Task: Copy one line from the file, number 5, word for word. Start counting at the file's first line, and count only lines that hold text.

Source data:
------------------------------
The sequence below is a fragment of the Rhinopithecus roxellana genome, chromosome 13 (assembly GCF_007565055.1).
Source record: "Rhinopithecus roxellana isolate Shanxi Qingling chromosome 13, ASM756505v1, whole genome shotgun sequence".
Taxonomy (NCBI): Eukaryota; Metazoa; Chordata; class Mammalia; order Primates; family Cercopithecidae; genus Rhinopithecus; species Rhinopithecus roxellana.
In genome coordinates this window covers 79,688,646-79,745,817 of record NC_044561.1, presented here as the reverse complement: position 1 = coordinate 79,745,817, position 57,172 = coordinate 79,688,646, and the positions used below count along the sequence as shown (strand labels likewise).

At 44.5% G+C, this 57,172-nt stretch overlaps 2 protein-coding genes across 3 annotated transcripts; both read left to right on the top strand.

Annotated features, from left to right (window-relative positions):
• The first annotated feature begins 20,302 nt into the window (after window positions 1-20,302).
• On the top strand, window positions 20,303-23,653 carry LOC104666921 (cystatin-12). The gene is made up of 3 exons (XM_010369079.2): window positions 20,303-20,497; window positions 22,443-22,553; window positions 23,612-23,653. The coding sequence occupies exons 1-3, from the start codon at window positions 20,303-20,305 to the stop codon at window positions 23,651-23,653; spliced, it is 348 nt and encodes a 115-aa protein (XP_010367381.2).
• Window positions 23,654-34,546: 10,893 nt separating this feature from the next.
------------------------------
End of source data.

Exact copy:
At 44.5% G+C, this 57,172-nt stretch overlaps 2 protein-coding genes across 3 annotated transcripts; both read left to right on the top strand.